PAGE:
Domestic Abuse p.

By: Dorothy Giobbe Newspaper's policy of identifying victims of domestic violence from court papers creates a debate in a small Vermont town sp.

THE CALEDONIAN-RECORD, ST. Johnsbury, Vt., hopes to combat domestic abuse by thrusting both victims and abusers into the spotlight.
In March, the 10,500-circulation daily began publishing final abuse orders granted in Family Court; the orders identify victims of domestic violence, their accused abusers, the reason that the orders were requested and the judge's rulings.
The orders are entered into the court record, which is open to the public.
Traditionally, newspapers have declined to publish names listed on final abuse documents, reasoning that the nature of domestic abuse and potential ramifications for both victims and abusers outweighed the value of the information to the general public.
"The court documents are a matter of public record and we are a paper of public record," said Ellie Dixon, managing editor of the Caledonian-Record.
Dixon said that by publishing the documents, the paper can help "save the victim." Once the community
is aware of an abusive situation, she
believes, it may "reach out and be kinder."
"We hope, in our small way, that we are helping," she said. "If neighbors see John Doe going into a house where there is a restraining order, they might call police."
But victims advocacy groups suggest that there are more constructive ways to heighten awareness of domestic abuse.
"All domestic violence cases are not alike," said Judy Rex, coordinator of the Vermont Network Against Domestic Violence and Sexual Assault.
Rex said that in some cases, battered women actively seek to tell their stories to the media to help reduce the stigma associated with domestic abuse.
But in most other cases, fear of retribution, shame, self-doubt and the confusion that often accompanies domestic abuse makes battered women extremely reluctant to file an initial complaint.
"Most women in an abusive situation think it's their fault," Rex said. "It takes a lot for them to come forward in the first place."
She believes that the Caledonian-Record's policy will deter many battered women from filing complaints against abusive spouses if there is even a remote possibility that their names will be published.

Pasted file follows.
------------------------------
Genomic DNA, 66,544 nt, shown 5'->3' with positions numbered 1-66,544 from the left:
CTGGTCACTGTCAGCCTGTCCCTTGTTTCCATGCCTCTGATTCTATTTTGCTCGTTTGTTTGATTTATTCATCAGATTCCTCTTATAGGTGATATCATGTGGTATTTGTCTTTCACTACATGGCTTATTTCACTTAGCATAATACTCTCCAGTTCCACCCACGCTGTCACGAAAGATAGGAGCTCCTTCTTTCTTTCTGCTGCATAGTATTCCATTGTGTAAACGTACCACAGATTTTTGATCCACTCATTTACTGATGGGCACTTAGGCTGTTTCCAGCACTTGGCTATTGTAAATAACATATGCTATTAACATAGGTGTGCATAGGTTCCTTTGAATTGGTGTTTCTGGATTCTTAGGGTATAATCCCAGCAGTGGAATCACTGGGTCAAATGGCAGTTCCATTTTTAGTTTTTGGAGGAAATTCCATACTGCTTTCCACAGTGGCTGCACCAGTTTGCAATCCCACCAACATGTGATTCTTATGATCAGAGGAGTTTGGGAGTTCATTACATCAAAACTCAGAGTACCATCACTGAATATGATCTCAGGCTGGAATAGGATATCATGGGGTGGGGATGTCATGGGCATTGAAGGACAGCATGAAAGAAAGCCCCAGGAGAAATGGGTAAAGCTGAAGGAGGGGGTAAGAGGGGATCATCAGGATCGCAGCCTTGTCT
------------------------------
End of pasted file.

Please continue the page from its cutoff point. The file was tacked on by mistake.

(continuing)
While Dixon hopes that publication of the court papers will inspire "rage in the community to wake up and realize this is happening," victims groups fear that publication will enrage abusers, who will strike out against women requesting protection orders.
Umbrella, a St. Johnsbury-based domestic violence program, has substantiated at least 10 cases in which wom-en backed off from securing restraining orders because they feared that publication would lead to retaliation by their abusers.
"Those are just the cases we know about," said Rachel Desilets, coordinator of Umbrella.
While Desilets believes that the Caledonian-Record "feels empathy for the victims, they have not thought this policy through and do not understand the impact of publicity on the victims."
"These columns revictimize the women," she added.
But Dixon said advocacy groups have "tunnel vision."
She acknowledged, "People might withdraw complaints because of the policy.
"We feel badly and are sorry if that happens, but that's not enough to make us alter our policy," she said.
Rex suggested that the Caledonian-Record's policy might be more helpful if women seeking restraining orders were given a choice whether to have their names published.
"The paper could go through the orders and ask," she said. "For the women not to have a choice in that decision is my frustration."
But Dixon said that even though the column is published sporadically, asking each person is "unrealistic for a newspaper that must meet daily deadlines."
While the Caledonian-Record has a "great deal of compassion for women in these intolerable relationships," Dixon said, the "victims already come public to some extent" by filing with the court and speaking to family, friends and advocacy groups.
Also, while the paper has "gone into details" of incidents of abuse in the past, it now will publish "less descriptive announcements, just like we do divorce [announcements]," Dixon said.
She said the paper may consider publishing names of rape victims and editors have discussed whether "we [are] doing more to hide these things and perpetuate the myth that this is a hush-hush subject by not publishing the names. That may add to the myth that it's the victims' fault."
? (Excerpts from the St. Johnsbury, Vt., Caledonian-Record's Caledonia Family Court section, which identifies victims of domestic violence, their accused abusers, the reason that the court orders were requested and the judge's rulings. E&P has blacked out names of the people involved.
The newspaper's managing editor defends publication of the information, saying it's public record and can help "save the victim." Victims advocacy groups say publication may be humiliating to victims and could provoke abusers to retaliate against their victims. ) [Photo and Caption]


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